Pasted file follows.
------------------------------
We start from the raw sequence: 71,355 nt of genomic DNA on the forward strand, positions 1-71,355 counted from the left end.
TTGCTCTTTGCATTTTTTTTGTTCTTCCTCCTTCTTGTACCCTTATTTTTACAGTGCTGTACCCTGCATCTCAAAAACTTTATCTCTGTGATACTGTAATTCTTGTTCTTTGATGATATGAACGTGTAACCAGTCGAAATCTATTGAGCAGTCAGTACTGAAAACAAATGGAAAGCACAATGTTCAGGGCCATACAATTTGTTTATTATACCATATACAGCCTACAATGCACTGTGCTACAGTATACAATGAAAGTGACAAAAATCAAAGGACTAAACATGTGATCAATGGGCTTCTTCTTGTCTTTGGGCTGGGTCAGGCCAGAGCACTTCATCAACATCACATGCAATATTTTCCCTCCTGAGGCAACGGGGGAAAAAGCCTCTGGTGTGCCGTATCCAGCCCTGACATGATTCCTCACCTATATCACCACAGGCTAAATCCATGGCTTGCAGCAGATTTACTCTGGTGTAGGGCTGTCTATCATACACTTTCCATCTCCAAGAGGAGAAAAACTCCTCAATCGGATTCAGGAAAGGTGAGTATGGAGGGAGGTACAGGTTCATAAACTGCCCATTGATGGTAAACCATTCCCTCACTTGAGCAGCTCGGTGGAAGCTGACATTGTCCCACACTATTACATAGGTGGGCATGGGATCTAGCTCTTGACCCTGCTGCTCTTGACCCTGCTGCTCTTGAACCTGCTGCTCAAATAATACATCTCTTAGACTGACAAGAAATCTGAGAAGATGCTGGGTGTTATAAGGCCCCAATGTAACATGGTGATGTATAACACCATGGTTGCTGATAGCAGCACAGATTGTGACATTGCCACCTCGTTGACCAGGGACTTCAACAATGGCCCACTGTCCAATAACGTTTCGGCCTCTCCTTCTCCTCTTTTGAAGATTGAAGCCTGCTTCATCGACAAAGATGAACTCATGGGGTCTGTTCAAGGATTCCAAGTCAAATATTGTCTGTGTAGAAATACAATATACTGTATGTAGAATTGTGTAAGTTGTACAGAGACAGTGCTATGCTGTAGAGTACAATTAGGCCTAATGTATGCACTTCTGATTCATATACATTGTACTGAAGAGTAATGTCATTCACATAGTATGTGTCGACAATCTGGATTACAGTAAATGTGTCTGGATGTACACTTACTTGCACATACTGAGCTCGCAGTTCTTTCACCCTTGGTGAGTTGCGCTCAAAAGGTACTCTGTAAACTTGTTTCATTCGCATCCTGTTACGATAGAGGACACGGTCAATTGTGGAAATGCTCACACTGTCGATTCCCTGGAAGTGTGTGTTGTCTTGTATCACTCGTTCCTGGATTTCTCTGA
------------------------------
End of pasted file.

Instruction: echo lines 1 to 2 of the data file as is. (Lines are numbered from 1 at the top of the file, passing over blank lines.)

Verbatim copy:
We start from the raw sequence: 71,355 nt of genomic DNA on the forward strand, positions 1-71,355 counted from the left end.
TTGCTCTTTGCATTTTTTTTGTTCTTCCTCCTTCTTGTACCCTTATTTTTACAGTGCTGTACCCTGCATCTCAAAAACTTTATCTCTGTGATACTGTAATTCTTGTTCTTTGATGATATGAACGTGTAACCAGTCGAAATCTATTGAGCAGTCAGTACTGAAAACAAATGGAAAGCACAATGTTCAGGGCCATACAATTTGTTTATTATACCATATACAGCCTACAATGCACTGTGCTACAGTATACAATGAAAGTGACAAAAATCAAAGGACTAAACATGTGATCAATGGGCTTCTTCTTGTCTTTGGGCTGGGTCAGGCCAGAGCACTTCATCAACATCACATGCAATATTTTCCCTCCTGAGGCAACGGGGGAAAAAGCCTCTGGTGTGCCGTATCCAGCCCTGACATGATTCCTCACCTATATCACCACAGGCTAAATCCATGGCTTGCAGCAGATTTACTCTGGTGTAGGGCTGTCTATCATACACTTTCCATCTCCAAGAGGAGAAAAACTCCTCAATCGGATTCAGGAAAGGTGAGTATGGAGGGAGGTACAGGTTCATAAACTGCCCATTGATGGTAAACCATTCCCTCACTTGAGCAGCTCGGTGGAAGCTGACATTGTCCCACACTATTACATAGGTGGGCATGGGATCTAGCTCTTGACCCTGCTGCTCTTGACCCTGCTGCTCTTGAACCTGCTGCTCAAATAATACATCTCTTAGACTGACAAGAAATCTGAGAAGATGCTGGGTGTTATAAGGCCCCAATGTAACATGGTGATGTATAACACCATGGTTGCTGATAGCAGCACAGATTGTGACATTGCCACCTCGTTGACCAGGGACTTCAACAATGGCCCACTGTCCAATAACGTTTCGGCCTCTCCTTCTCCTCTTTTGAAGATTGAAGCCTGCTTCATCGACAAAGATGAACTCATGGGGTCTGTTCAAGGATTCCAAGTCAAATATTGTCTGTGTAGAAATACAATATACTGTATGTAGAATTGTGTAAGTTGTACAGAGACAGTGCTATGCTGTAGAGTACAATTAGGCCTAATGTATGCACTTCTGATTCATATACATTGTACTGAAGAGTAATGTCATTCACATAGTATGTGTCGACAATCTGGATTACAGTAAATGTGTCTGGATGTACACTTACTTGCACATACTGAGCTCGCAGTTCTTTCACCCTTGGTGAGTTGCGCTCAAAAGGTACTCTGTAAACTTGTTTCATTCGCATCCTGTTACGATAGAGGACACGGTCAATTGTGGAAATGCTCACACTGTCGATTCCCTGGAAGTGTGTGTTGTCTTGTATCACTCGTTCCTGGATTTCTCTGA